These riffs can all be harmonized by adding another note from the mixolydian scale to the top note of the riff.
The note you’re adding is a (major or minor) third above this top note.
Remember to always use the mixolydian scale that goes with the chord you’re playing on.
In example 8 another R.J. Lockwood position is introduced.
All examples can all be played in this position.
The tonic you’re using as a marker is on the A string and is one string up and one fret up from the note you’re sliding into.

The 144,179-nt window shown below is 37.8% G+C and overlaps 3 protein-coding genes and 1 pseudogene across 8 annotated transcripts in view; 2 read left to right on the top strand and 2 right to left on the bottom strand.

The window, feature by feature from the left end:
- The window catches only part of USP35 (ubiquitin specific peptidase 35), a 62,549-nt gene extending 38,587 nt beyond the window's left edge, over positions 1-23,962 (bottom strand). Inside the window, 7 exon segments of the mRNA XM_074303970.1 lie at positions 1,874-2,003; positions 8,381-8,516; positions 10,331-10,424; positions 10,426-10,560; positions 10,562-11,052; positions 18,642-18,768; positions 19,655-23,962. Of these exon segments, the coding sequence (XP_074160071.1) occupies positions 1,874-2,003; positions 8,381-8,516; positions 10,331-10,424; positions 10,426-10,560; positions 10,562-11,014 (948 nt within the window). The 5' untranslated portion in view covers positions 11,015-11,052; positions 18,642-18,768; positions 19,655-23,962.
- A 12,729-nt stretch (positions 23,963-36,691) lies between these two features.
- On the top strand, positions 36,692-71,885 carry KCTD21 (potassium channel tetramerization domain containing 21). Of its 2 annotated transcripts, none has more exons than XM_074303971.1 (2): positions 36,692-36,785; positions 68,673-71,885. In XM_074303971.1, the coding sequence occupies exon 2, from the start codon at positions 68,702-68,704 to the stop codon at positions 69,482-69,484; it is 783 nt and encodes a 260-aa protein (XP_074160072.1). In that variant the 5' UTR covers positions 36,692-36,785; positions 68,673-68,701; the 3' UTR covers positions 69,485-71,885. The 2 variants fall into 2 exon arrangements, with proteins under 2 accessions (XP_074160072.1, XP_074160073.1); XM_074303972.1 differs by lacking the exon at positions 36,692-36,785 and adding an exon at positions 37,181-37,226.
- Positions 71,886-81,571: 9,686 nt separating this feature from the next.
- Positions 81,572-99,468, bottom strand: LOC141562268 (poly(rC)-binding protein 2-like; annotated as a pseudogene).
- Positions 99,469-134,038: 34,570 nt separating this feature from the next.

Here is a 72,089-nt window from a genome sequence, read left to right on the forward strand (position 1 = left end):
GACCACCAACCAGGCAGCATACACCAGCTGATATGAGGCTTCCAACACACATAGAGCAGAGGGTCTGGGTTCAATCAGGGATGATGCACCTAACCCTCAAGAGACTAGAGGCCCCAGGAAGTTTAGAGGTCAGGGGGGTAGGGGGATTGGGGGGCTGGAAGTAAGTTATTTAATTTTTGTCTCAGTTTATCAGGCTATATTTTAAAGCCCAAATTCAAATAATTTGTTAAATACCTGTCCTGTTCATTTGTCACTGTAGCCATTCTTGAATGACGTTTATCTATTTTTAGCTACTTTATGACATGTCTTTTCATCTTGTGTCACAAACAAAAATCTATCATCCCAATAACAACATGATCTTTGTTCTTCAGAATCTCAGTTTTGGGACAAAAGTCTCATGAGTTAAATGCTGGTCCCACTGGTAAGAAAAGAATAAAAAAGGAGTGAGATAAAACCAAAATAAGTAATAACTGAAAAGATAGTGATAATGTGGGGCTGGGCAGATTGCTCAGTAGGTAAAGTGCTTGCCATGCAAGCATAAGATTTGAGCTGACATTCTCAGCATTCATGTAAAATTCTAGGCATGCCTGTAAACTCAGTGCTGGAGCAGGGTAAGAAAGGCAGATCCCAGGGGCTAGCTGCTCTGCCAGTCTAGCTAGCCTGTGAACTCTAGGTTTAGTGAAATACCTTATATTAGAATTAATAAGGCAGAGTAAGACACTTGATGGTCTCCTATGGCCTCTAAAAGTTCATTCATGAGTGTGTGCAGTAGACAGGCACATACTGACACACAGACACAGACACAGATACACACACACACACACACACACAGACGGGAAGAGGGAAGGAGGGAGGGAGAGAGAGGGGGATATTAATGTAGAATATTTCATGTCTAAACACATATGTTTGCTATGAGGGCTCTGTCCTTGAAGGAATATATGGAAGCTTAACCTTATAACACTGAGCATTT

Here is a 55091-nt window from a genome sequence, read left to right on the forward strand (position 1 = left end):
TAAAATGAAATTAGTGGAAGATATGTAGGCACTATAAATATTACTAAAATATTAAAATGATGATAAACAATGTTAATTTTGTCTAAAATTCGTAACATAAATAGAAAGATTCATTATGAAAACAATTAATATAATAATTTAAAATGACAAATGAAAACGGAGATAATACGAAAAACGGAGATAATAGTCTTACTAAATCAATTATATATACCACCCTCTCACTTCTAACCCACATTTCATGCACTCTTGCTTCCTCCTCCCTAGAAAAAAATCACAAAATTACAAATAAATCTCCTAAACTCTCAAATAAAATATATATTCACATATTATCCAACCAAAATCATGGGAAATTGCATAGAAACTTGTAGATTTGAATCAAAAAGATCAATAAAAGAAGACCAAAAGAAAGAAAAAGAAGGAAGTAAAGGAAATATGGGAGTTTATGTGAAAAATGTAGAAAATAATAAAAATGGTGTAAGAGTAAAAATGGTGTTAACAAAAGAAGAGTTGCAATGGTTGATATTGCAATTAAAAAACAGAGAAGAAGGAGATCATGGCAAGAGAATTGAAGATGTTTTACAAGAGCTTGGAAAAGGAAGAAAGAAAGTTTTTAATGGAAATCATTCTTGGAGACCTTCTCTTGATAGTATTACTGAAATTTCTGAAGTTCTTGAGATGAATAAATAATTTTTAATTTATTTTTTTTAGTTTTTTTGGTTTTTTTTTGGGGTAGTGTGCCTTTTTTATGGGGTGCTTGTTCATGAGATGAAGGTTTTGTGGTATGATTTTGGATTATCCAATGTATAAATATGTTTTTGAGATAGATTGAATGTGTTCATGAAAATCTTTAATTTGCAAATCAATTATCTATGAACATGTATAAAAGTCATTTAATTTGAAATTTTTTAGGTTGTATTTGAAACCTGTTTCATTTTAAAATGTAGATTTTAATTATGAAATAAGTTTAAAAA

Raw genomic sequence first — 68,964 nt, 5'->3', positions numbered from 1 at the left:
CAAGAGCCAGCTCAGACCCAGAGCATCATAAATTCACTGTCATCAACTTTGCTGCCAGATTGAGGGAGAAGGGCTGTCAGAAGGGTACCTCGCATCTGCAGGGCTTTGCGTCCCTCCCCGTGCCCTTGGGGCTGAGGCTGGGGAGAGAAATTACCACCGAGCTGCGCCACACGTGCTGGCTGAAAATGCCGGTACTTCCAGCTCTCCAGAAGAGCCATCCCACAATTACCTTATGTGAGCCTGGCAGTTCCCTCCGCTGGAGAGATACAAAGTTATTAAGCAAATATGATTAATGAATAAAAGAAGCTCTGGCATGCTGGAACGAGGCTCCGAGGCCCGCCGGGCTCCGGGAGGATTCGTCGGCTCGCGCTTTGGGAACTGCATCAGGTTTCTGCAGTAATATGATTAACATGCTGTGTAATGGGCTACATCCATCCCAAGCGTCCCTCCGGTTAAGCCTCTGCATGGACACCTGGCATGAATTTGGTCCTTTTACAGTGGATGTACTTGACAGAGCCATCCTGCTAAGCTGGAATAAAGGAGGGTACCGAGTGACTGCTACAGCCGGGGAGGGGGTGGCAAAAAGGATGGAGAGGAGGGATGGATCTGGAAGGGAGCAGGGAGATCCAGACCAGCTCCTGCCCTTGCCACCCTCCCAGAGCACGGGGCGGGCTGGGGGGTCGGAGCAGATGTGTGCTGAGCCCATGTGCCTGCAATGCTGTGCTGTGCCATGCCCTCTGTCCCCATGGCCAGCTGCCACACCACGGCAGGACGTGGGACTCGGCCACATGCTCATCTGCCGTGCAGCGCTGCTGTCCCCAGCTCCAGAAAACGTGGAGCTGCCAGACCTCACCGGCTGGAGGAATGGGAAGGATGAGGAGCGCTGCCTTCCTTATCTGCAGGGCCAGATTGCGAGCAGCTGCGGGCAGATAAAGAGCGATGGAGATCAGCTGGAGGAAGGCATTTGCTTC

Note: all these riffs lead INTO a chord. Always use the beginning of the riff that goes with the chord you’re leading into.
So skip the triplet on the last beat and start playing the next riff.
This way of anticipating a chord in a progression is used a lot in Swing.
It creates tension that is then released when you get to the actual chord. Be sure to use the right riff there or you’ll send your fellow musicians up a creek.
The last accompaniment examples were all quite intense. Because of their nature, you can use them as part of your solo or as a “special chorus”.
These can also form a very exciting part of playing swing and jump blues when mixed in with chord riffs and solo breaks. You will find more of these examples in the Chord chapters.
(Example 7 is in the Swing- and Jump Blues Guitar e-book)